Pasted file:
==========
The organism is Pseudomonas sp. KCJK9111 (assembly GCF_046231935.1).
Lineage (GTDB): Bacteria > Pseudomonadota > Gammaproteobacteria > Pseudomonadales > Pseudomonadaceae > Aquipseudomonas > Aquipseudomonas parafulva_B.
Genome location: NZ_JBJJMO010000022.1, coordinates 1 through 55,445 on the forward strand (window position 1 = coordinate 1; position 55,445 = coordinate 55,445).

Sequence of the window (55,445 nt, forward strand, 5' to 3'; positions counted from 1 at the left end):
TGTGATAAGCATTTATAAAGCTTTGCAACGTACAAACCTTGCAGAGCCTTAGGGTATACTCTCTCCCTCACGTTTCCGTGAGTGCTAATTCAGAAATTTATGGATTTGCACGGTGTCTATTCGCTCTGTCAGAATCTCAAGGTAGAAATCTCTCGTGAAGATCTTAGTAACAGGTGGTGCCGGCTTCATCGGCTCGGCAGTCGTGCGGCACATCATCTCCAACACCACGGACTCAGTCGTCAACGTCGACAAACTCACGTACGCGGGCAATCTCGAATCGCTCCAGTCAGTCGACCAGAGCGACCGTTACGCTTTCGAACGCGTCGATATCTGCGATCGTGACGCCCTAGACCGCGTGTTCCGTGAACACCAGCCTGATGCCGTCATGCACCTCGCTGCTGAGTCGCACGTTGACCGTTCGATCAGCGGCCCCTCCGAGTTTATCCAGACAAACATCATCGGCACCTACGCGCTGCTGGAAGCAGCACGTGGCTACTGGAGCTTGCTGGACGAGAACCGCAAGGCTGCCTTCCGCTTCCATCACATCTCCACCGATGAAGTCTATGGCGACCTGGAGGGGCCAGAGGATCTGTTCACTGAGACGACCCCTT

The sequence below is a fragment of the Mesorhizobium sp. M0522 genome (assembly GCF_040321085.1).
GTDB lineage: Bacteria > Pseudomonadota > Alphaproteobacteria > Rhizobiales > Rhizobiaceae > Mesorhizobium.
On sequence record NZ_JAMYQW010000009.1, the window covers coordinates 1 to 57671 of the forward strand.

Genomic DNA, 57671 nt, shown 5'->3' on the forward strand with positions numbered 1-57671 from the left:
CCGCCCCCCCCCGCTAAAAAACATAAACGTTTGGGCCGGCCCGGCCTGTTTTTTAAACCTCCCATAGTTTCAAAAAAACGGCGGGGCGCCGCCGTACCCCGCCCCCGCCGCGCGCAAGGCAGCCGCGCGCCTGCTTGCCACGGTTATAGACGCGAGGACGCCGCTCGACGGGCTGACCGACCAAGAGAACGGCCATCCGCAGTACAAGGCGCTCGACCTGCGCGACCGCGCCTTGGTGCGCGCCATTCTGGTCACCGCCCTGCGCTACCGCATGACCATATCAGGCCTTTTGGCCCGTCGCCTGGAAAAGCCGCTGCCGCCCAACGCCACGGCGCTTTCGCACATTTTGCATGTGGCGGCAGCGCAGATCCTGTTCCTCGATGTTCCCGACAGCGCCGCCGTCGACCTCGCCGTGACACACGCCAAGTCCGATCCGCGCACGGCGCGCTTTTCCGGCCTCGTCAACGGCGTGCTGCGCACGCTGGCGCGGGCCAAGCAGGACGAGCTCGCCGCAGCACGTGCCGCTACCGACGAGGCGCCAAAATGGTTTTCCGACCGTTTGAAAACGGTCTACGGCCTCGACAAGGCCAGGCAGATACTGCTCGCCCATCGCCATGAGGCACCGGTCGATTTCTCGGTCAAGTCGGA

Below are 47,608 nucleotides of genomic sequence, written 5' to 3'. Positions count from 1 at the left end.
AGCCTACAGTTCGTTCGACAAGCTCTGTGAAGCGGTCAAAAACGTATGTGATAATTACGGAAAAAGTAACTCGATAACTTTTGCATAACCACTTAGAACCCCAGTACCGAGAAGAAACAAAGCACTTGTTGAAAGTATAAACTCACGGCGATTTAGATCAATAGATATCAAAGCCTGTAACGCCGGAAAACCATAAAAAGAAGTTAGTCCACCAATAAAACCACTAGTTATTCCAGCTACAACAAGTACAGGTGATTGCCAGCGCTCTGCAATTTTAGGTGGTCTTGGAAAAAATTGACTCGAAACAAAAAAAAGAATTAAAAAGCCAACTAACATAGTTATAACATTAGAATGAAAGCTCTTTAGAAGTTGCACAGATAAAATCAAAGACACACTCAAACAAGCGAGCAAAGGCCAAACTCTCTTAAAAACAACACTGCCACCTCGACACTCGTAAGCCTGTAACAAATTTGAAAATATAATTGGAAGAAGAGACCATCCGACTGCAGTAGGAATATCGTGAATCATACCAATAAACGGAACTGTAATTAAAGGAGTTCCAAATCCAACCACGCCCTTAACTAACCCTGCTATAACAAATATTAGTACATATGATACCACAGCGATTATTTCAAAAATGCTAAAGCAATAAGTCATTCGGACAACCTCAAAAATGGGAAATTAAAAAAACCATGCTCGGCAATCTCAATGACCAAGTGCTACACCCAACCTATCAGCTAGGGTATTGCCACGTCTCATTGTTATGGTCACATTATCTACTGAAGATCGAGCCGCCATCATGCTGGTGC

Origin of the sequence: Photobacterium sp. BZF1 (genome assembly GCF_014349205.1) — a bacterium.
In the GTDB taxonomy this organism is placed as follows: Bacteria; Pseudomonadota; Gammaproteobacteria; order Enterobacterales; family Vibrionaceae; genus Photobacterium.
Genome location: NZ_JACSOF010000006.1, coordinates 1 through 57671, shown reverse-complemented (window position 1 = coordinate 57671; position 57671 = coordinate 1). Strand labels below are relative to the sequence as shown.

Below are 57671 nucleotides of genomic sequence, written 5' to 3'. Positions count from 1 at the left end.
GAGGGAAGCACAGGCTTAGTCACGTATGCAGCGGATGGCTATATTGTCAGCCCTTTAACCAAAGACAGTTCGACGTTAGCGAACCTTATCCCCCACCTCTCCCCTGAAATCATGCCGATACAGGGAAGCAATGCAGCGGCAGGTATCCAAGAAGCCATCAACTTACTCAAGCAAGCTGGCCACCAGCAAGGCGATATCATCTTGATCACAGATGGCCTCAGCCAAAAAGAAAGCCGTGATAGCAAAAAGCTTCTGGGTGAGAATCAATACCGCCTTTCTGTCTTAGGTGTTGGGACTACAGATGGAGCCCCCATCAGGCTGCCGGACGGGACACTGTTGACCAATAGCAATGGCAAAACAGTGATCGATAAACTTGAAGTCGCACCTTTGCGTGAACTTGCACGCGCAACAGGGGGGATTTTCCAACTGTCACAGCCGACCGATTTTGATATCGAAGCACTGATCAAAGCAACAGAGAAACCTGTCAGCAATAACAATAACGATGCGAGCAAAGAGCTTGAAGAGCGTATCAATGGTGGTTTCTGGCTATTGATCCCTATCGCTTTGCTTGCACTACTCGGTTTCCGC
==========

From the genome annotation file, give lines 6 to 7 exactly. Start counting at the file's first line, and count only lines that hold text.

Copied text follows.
The sequence below is a fragment of the Mesorhizobium sp. M0522 genome (assembly GCF_040321085.1).
GTDB lineage: Bacteria > Pseudomonadota > Alphaproteobacteria > Rhizobiales > Rhizobiaceae > Mesorhizobium.